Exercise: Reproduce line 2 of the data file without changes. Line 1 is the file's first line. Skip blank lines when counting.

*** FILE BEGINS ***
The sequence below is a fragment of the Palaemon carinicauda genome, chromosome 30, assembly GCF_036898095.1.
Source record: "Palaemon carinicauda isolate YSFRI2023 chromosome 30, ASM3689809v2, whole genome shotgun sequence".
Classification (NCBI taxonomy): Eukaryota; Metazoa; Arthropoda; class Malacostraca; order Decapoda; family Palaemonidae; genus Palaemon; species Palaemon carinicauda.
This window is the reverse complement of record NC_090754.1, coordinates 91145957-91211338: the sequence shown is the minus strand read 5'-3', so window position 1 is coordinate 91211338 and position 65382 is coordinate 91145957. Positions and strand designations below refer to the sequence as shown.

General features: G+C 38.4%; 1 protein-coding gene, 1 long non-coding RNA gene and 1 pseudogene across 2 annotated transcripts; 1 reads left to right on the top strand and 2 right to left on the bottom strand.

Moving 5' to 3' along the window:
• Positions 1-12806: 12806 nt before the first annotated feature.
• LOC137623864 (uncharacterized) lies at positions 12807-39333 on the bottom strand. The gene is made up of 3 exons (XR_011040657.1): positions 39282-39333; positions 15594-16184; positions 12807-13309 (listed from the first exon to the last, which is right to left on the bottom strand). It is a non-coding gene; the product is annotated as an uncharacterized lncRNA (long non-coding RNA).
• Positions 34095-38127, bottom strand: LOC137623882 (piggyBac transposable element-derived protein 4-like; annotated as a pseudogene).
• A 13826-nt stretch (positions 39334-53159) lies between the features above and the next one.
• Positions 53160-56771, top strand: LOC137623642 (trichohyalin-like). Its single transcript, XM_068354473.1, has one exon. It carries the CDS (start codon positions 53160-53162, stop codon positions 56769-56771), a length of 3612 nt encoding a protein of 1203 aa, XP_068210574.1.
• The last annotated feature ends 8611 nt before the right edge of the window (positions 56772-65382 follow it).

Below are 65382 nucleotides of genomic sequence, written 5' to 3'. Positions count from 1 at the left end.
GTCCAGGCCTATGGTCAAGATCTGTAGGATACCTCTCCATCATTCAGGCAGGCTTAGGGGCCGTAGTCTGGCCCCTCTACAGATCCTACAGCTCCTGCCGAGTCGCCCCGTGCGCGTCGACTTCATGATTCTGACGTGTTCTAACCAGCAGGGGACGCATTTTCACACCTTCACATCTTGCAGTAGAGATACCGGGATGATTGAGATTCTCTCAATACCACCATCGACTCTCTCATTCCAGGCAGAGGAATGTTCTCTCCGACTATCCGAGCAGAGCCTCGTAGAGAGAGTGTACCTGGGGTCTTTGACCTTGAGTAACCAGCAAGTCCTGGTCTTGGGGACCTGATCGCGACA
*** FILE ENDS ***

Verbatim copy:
Source record: "Palaemon carinicauda isolate YSFRI2023 chromosome 30, ASM3689809v2, whole genome shotgun sequence".